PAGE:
BUT there is an opposite extreme, where the word police themselves become the oppressors. A colleague of mine drew our attention to this piece in The Atlantic yesterday. Like I said, the problem at hand seems to apply especially right now to "liberal" institutions.
Employees at IWU went through various training sessions this past summer. I was glad to see that we were following the "reasonable person" standard mentioned in this piece. We want diversity. We want to be loving in all our words and policies. But it would be just as wrong to create an environment where overly sensitive people set the standard.
Here are two quotes that most stood out to me:
- "According to the most-basic tenets of psychology, helping people with anxiety disorders avoid the things they fear is misguided."
- "Congress should define peer-on-peer harassment according to the Supreme Court’s definition in the 1999 case Davis v. Monroe County Board of Education. The Davis standard holds that a single comment or thoughtless remark by a student does not equal harassment; harassment requires a pattern of objectively offensive behavior by one student that interferes with another student’s access to education. Establishing the Davis standard would help eliminate universities’ impulse to police their students’ speech so carefully."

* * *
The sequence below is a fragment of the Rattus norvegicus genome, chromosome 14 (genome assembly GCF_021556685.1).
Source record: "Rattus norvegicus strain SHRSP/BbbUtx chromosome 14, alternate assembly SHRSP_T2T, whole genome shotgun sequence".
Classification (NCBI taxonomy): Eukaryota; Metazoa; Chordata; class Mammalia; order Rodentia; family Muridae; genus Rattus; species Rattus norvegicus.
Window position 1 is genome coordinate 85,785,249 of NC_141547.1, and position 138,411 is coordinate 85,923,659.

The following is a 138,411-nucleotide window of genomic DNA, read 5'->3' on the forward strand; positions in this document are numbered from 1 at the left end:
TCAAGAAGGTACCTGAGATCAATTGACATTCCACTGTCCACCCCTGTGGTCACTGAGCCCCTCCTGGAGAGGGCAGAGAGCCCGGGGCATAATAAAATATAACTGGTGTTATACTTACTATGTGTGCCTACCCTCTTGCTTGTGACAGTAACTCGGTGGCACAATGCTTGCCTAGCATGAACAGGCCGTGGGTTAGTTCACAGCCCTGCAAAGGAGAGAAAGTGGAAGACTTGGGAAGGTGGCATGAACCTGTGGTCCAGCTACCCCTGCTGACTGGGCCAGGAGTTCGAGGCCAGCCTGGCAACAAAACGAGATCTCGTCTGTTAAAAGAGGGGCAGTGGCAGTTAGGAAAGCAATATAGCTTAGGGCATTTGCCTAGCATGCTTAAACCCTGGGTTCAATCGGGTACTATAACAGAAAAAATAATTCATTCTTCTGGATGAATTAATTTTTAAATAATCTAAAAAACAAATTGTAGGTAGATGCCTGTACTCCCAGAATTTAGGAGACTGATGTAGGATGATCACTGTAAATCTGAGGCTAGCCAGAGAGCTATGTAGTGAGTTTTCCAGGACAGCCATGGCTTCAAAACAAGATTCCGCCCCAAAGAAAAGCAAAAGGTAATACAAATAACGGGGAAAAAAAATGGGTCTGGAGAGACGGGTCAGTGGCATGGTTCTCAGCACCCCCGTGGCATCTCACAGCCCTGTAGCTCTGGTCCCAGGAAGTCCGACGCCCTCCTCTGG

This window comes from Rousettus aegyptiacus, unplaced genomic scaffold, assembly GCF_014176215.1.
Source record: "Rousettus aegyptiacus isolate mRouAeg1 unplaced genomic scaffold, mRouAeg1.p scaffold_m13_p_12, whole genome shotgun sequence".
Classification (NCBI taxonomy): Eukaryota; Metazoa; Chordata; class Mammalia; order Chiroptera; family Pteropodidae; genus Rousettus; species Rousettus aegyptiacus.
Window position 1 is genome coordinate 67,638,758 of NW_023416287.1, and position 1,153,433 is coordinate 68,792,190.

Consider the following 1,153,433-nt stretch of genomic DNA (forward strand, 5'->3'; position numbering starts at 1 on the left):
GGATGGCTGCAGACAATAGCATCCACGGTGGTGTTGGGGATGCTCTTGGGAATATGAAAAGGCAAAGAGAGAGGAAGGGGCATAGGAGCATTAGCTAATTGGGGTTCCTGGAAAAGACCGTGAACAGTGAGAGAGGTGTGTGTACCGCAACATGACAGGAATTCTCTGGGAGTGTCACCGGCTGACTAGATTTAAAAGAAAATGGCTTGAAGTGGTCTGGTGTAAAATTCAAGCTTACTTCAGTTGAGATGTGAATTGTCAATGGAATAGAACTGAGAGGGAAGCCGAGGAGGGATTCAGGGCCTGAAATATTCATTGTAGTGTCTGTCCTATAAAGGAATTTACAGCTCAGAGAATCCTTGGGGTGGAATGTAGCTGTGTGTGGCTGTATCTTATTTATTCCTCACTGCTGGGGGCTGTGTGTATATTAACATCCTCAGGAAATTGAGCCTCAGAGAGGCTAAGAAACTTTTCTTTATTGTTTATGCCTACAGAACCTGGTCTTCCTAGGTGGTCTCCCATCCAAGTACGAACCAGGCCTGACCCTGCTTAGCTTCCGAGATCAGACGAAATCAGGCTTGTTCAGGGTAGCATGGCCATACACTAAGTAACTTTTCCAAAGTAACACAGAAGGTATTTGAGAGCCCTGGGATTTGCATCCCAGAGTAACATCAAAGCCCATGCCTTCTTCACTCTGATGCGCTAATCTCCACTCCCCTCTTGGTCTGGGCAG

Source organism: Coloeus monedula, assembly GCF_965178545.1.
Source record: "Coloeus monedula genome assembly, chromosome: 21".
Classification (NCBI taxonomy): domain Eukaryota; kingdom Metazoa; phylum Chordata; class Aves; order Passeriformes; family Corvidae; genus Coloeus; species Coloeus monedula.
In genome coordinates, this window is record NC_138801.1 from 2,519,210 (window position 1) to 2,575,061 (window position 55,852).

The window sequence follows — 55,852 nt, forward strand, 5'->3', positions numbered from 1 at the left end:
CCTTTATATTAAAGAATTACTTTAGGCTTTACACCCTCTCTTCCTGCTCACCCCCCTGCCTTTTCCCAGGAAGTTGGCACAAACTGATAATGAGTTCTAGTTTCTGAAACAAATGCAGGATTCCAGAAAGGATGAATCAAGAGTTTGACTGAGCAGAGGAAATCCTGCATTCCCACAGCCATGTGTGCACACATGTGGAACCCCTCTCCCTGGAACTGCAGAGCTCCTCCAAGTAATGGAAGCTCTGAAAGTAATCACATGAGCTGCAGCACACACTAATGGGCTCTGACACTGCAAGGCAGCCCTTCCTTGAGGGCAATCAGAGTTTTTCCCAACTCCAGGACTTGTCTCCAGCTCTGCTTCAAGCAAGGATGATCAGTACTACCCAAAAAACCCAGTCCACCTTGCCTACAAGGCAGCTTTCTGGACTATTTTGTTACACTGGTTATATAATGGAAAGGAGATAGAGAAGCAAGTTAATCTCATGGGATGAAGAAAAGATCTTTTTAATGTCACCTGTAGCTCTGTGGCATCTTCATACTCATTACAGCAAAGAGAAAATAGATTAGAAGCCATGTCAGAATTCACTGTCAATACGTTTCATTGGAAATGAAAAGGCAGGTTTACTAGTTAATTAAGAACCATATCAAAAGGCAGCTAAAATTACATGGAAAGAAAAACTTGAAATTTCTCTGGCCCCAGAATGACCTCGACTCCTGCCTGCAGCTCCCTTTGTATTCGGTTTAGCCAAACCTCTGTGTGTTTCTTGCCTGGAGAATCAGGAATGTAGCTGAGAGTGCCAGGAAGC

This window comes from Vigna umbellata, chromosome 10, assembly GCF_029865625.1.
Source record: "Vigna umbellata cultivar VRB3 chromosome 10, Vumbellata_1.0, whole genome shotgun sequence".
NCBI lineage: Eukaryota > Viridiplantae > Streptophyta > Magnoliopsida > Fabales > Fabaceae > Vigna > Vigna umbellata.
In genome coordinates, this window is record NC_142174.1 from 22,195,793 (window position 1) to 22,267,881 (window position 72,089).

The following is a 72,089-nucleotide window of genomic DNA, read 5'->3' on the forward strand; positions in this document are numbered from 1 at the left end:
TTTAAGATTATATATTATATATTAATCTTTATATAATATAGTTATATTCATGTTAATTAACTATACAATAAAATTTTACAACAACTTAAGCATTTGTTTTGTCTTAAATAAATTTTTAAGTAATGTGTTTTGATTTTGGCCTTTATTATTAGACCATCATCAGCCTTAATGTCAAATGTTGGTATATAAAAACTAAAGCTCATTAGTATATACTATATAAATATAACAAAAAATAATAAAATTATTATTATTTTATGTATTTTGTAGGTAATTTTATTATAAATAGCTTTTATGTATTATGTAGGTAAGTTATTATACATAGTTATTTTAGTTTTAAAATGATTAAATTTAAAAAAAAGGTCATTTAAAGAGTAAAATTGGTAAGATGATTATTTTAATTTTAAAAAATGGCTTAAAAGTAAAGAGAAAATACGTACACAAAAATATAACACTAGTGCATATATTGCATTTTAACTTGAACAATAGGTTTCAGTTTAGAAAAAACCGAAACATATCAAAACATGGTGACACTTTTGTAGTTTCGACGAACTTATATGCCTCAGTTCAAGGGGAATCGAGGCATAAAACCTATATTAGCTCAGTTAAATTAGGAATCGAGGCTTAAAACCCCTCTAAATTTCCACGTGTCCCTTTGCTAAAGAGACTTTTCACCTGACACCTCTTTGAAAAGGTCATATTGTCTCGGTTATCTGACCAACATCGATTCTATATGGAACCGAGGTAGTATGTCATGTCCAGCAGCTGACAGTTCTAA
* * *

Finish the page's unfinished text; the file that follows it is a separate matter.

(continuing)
Even more the need for us to return to a sense of truth that is not primarily oriented around the subjective. We have lost any sense of objective truth. "Emotional reasoning" is one of the very first fallacies we cover in philosophy--something isn't true just because it feels that way to you. Yes, it means it may be real for you (if you are truly in touch with your feelings), but that doesn't make it true for anyone else. And it certainly does not make it a public truth.
Some people are just over-sensitive. And if we make them the standard for our words and behavior, then society is about to become something akin to living with the Gestapo. There will be no more laughing.